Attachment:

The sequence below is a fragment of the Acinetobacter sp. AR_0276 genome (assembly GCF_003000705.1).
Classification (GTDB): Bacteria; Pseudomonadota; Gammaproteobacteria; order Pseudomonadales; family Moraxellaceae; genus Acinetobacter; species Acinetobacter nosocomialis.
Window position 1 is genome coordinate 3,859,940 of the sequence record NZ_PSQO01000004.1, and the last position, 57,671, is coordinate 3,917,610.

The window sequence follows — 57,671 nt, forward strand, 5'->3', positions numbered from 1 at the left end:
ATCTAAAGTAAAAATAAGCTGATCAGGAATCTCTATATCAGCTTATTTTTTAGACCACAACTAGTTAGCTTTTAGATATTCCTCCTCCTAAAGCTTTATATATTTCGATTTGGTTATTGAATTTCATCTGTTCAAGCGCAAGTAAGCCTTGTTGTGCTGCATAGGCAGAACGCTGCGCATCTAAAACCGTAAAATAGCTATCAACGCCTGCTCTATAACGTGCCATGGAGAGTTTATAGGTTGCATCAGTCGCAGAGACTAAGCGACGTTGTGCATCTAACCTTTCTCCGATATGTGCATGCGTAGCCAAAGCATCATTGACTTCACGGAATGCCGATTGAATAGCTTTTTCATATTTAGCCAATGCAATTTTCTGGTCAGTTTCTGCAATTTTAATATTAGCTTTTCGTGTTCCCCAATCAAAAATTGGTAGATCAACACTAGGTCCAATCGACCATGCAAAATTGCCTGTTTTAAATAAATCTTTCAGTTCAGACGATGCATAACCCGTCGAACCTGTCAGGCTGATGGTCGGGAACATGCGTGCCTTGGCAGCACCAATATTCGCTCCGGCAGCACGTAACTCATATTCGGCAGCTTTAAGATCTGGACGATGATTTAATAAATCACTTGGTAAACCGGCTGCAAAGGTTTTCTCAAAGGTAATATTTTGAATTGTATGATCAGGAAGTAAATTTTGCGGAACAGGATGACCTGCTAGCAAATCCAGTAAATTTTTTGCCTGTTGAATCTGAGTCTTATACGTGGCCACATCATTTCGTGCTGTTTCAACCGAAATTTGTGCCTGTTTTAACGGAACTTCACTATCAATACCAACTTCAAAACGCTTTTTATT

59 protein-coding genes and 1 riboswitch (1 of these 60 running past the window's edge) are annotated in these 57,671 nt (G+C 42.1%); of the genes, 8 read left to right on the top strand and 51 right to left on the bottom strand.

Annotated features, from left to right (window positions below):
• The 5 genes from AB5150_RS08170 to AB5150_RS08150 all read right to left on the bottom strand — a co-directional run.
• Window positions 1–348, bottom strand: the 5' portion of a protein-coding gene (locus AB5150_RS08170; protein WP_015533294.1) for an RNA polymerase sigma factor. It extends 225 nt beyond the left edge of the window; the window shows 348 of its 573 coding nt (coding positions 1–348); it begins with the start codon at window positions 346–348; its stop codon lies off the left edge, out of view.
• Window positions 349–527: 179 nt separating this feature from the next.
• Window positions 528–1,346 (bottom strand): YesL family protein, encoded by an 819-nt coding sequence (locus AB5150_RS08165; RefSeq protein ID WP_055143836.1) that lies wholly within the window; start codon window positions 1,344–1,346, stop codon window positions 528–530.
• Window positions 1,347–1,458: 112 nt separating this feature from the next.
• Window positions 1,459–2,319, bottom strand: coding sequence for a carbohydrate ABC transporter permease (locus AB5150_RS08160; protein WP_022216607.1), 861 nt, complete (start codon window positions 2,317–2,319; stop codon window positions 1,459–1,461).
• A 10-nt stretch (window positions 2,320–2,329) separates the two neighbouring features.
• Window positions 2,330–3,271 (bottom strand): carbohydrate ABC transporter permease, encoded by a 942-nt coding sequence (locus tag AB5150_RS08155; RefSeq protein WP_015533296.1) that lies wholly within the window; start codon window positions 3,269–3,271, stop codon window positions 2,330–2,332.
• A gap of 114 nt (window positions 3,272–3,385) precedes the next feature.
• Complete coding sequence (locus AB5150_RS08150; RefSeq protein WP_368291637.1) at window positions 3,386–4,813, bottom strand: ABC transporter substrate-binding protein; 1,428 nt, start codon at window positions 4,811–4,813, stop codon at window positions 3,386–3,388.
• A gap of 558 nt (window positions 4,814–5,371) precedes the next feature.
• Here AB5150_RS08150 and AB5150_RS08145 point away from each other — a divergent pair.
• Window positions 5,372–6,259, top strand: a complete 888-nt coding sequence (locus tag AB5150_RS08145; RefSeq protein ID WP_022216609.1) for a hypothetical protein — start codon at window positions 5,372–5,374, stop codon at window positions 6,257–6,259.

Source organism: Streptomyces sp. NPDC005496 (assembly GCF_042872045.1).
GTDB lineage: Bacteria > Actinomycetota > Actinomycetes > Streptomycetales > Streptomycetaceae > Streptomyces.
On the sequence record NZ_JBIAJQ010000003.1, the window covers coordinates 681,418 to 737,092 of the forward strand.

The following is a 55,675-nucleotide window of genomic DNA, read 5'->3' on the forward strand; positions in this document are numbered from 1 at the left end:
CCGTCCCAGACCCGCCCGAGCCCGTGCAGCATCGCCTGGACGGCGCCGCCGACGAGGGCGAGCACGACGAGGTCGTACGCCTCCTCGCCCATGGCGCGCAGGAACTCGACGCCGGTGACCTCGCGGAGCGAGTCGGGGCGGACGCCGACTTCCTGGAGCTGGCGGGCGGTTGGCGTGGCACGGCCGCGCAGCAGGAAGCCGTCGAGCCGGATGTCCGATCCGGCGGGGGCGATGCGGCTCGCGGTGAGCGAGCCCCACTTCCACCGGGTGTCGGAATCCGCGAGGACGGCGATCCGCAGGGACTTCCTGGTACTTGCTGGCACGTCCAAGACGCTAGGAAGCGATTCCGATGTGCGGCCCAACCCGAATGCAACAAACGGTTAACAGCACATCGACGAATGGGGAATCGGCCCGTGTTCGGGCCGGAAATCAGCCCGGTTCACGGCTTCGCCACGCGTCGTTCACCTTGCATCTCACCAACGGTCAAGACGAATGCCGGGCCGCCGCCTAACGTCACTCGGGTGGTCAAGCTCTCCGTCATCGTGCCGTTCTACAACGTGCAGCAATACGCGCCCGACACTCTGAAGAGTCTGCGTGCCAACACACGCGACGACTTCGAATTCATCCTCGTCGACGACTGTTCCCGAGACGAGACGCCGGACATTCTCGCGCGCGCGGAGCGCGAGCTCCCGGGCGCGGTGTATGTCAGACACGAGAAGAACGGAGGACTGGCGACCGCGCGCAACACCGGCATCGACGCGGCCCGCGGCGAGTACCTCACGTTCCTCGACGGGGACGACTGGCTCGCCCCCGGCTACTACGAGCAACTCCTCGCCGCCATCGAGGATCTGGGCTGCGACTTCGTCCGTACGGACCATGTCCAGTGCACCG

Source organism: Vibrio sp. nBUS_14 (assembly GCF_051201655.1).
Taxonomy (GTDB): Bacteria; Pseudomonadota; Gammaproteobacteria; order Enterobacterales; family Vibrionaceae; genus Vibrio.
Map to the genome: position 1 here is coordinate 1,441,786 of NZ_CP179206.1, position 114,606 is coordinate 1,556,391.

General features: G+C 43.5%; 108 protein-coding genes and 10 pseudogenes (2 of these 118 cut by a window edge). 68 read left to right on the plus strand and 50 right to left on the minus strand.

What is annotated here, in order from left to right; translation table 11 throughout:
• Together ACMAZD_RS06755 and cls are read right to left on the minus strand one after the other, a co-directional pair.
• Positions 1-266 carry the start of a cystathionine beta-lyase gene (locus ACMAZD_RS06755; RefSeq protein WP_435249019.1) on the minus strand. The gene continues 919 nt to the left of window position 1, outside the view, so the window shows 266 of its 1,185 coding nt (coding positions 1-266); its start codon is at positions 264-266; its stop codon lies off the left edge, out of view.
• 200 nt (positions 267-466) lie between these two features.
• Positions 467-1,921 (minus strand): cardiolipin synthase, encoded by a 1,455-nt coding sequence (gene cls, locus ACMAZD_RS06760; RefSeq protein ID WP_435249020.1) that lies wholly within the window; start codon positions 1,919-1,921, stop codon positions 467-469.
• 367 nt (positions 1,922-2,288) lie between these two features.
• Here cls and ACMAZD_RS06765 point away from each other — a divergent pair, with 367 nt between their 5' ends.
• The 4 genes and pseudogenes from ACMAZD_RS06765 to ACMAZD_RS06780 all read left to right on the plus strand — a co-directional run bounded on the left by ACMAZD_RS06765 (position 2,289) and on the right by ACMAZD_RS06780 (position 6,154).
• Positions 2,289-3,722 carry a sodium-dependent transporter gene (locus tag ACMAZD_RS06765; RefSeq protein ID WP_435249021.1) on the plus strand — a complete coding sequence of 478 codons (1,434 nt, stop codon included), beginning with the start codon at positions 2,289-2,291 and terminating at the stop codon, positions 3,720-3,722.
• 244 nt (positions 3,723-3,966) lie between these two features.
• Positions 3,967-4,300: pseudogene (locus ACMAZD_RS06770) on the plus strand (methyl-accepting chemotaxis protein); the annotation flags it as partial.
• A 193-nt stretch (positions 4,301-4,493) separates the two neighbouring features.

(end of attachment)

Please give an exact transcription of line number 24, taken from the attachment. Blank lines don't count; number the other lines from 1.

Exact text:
The following is a 55,675-nucleotide window of genomic DNA, read 5'->3' on the forward strand; positions in this document are numbered from 1 at the left end: